I recently gave a presentation to the Qualitative Researchers Consultants Association. The talk was on the use of eye tracking equipment in usability testing. Through a couple of demonstrations I’ve discussed in an earlier newsletter, I tried to show that people have to be careful not to jump to conclusions about the data they get from eye tracking equipment. In the subsequent discussion at my talk, the theme became that we, as consultants, have to be careful with qualitative data (which almost all usability data is) and about assuming cause-and-effect relationships. This is particularly so when we use biometric measurements, such as eye tracking data, galvanic skin response, heart rate, blink rate, or any other biometric data. The desire to see cause-and-effect when collecting this type of data is very compelling.
As humans, we have a tendency to see cause-and-effect relationships everywhere. This is one of the basic functions of our unconscious mental system. Data that is truly random will be seen as random, but give us data that has even a hint of a pattern and we’ll find it and give it meaning. We just can’t help ourselves. Our brains have evolved over millions of years to do this, so we’re really good at it. We see a duck or a boat in a set of clouds, or the face of Jesus or the Mother Mary in a slice of toast. (There is even a special part of the brain that does nothing but look for faces, so the tendency for the latter to occur is quite common.)
Consider the legend that storks bring babies. One story goes that this legend began in London, England, during either the 16th or 17th century. Poor people in London did not have much money so they tended not to waste it heating their homes unless they had a new baby in the house. Storks liked to nest at houses that had warm roofs. Therefore, houses that had babies also tended to have storks. So the storks must have been involved with the babies. This is known as a spurious correlation error, where we assume two things are correlated with each other when they are really correlated to a third item.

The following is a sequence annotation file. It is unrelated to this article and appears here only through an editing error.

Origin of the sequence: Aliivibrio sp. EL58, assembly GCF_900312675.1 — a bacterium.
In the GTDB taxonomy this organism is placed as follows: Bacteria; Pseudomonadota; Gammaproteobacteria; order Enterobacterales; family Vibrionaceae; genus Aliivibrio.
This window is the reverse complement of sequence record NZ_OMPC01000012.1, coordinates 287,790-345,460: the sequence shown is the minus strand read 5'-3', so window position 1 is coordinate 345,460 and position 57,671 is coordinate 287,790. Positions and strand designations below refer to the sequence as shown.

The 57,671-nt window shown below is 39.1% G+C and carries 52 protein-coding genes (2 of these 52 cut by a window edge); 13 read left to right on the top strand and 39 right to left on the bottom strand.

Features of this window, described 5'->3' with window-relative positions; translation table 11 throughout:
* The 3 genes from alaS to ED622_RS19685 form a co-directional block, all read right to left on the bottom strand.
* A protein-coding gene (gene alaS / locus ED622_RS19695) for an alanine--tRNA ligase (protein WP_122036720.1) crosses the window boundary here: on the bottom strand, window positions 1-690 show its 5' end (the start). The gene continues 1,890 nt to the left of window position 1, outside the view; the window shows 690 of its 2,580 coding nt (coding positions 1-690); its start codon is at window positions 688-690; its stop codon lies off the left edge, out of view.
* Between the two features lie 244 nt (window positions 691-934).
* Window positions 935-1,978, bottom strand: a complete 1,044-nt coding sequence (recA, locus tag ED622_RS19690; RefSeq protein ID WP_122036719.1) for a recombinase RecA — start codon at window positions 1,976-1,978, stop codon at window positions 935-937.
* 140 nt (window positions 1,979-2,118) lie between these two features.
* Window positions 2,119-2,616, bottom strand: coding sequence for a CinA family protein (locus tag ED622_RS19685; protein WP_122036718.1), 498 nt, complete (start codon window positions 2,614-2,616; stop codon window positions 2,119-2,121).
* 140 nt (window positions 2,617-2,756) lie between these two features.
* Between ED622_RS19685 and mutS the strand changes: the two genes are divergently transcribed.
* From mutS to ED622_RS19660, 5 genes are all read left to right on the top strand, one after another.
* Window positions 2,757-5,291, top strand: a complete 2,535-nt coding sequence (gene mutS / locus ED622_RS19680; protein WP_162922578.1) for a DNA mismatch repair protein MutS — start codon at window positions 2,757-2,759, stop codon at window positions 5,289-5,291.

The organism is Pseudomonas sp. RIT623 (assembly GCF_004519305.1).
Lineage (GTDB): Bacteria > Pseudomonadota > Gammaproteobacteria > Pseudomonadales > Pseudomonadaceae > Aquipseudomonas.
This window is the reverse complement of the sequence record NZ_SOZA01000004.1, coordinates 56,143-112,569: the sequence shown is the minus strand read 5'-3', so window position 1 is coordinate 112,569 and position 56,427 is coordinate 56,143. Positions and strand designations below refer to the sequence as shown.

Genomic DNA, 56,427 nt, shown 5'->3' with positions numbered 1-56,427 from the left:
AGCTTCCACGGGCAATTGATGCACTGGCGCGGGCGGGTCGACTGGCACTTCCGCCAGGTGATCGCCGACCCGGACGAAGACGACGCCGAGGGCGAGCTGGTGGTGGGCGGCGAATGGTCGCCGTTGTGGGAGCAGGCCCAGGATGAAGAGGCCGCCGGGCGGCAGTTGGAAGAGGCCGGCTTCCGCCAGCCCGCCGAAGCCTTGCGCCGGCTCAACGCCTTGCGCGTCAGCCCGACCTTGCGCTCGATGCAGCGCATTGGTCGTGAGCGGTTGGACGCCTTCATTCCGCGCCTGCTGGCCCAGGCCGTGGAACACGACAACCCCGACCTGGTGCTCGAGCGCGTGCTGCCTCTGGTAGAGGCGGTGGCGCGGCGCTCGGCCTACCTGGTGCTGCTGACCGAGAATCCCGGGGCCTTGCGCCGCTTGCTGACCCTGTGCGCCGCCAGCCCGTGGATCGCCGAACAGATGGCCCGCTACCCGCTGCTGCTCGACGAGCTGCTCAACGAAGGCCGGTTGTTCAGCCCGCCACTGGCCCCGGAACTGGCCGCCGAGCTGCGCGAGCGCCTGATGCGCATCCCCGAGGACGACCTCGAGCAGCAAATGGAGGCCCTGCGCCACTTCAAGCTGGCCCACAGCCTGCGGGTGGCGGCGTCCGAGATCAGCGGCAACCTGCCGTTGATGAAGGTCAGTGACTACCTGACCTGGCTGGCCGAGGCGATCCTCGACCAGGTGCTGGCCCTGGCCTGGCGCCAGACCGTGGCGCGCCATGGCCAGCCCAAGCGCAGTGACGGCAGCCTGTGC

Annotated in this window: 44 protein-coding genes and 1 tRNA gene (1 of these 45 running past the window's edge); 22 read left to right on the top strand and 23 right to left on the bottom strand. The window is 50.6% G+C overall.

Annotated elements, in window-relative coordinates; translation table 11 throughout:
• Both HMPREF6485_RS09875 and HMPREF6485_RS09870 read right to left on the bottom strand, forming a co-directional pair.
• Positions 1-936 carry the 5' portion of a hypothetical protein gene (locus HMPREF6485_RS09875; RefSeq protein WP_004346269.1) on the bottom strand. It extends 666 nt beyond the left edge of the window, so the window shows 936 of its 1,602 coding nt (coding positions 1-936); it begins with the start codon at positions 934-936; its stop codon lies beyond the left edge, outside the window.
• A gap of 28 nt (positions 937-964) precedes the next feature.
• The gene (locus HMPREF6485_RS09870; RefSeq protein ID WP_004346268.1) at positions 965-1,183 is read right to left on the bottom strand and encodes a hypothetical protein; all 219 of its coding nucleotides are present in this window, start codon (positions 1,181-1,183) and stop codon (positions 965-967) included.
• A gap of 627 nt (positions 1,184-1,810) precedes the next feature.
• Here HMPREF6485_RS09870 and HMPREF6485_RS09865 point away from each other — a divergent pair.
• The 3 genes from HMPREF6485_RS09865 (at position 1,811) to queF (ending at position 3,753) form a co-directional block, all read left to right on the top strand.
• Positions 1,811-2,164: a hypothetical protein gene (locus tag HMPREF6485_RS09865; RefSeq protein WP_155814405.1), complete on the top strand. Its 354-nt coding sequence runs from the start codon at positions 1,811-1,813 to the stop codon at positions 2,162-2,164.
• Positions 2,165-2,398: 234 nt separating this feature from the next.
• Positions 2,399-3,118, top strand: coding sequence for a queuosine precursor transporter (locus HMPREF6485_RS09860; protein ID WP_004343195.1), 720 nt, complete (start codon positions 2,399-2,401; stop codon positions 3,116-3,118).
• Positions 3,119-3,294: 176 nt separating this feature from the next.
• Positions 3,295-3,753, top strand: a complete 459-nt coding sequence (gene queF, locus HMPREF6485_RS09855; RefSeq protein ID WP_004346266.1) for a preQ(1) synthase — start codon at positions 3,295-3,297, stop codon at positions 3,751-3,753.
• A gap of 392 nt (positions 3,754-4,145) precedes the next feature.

Today, if you look up the legend, you’ll see that there is a lot of cause-and-effect data (rationalizations) for why storks would be associated with babies. The question is, which came first? Are storks really a universal symbol for babies? Or did the English people invent this legend first, and then historians later found other patterns in the data that could support the cause-and-effect relationship conclusion (e.g., storks are associated with love in Roman culture; storks are associated with good luck in Germany and the Netherlands; chimneys are a good way to deliver babies into houses)?
Consider the following example from a recent project. We were asked to perform an analysis of server log data for a large federal client. We did the analysis and presented the analyzed data. Our clients looked at it and could tell us with certainty the cause of the pattern they saw in the analyzed data. (“Oh yes,” they said. “That makes sense that data X went up in August because we did Y in July.”) But there was a problem. Through a programming glitch on their end, we were given only one-third of all of the data to analyze. Once this problem was discovered, we were provided with a full set of data and we reran our analysis. This second analysis produced an entirely different pattern.
Once again it was presented to our client and once again they were able to tell us with equal certainty why the data looked the way that it did this time. (“Oh yes,” they said. “That makes sense that data X went up in June because we did Y in May.”) What they failed to notice was that they were just as certain about the cause-and-effect relationship when looking at one-third of the data. The takeaway from this is that they shouldn’t be certain of their cause-and-effect assumptions when looking at either set of data, but that was a hard thing for them to understand. The cause-and-effect engine is too powerful.
When collecting data in a usability evaluation, these false cause-and-effect assumptions occur all too frequently. We (and more importantly, our clients) look for, see, and convince ourselves that we know the cause-and-effect relationship that generated the data we collect or the behavior we observe. We need to recognize that these “findings” are automatic and unconscious thought processes that we cannot take at face value. We need to corroborate these automatic assumptions somehow. We need to consider alternative, maybe mundane, hypotheses for this data pattern and make sure they’re not just as plausible. We need to use solid psychological constructs and past experience to support or dispute our assumptions. After all, anyone can collect data. It is our responsibility as professionals to properly interpret it.